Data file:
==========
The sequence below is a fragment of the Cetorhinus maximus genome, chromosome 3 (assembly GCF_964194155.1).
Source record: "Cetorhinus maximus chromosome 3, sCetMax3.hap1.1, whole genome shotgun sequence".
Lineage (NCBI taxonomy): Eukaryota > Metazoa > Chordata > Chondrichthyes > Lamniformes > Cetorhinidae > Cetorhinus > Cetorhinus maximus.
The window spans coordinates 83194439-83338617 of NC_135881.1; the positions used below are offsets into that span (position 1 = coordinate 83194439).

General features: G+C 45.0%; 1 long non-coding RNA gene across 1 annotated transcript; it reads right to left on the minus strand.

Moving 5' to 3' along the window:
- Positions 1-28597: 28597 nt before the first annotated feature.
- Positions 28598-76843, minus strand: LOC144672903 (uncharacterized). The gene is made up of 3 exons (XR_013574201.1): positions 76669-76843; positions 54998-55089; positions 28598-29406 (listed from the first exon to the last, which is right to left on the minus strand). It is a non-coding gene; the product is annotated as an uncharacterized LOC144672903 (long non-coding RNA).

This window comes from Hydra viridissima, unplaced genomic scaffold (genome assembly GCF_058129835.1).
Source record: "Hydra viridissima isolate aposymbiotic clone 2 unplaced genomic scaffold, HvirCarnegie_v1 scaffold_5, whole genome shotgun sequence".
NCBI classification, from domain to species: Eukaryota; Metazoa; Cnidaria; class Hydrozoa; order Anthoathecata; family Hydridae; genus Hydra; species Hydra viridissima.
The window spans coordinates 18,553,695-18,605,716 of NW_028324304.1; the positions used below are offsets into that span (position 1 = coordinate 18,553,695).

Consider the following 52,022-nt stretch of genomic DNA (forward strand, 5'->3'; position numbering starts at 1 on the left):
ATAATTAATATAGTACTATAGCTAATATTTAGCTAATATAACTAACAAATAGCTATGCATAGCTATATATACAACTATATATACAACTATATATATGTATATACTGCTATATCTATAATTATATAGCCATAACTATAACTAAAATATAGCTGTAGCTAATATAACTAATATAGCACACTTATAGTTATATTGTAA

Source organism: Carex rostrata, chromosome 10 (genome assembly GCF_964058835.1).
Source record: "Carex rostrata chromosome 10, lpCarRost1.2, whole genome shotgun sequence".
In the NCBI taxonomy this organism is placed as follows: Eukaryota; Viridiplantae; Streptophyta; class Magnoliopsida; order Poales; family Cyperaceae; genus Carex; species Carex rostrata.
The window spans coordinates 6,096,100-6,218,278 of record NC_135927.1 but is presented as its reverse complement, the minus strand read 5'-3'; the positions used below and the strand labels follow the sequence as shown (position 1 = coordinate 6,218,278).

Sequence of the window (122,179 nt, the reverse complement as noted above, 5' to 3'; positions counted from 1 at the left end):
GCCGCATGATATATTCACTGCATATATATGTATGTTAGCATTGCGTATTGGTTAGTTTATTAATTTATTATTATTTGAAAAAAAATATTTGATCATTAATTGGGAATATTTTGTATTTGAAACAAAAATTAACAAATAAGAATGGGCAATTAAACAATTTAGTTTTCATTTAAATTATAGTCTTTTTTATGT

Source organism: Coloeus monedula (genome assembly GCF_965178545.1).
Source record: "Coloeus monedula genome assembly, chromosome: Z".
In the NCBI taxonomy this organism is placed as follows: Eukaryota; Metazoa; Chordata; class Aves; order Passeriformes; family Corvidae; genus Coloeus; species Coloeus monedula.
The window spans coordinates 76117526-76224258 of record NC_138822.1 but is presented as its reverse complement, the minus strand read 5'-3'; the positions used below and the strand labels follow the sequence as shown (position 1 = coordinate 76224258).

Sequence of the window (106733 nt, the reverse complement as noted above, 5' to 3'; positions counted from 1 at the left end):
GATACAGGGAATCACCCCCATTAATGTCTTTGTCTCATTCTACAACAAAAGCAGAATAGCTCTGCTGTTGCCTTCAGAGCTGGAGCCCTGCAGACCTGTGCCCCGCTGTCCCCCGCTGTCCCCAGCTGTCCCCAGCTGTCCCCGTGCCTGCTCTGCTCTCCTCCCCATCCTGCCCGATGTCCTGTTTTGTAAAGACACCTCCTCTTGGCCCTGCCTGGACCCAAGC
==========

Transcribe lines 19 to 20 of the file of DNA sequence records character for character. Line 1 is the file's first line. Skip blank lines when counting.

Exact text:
Sequence of the window (122,179 nt, the reverse complement as noted above, 5' to 3'; positions counted from 1 at the left end):
GCCGCATGATATATTCACTGCATATATATGTATGTTAGCATTGCGTATTGGTTAGTTTATTAATTTATTATTATTTGAAAAAAAATATTTGATCATTAATTGGGAATATTTTGTATTTGAAACAAAAATTAACAAATAAGAATGGGCAATTAAACAATTTAGTTTTCATTTAAATTATAGTCTTTTTTATGT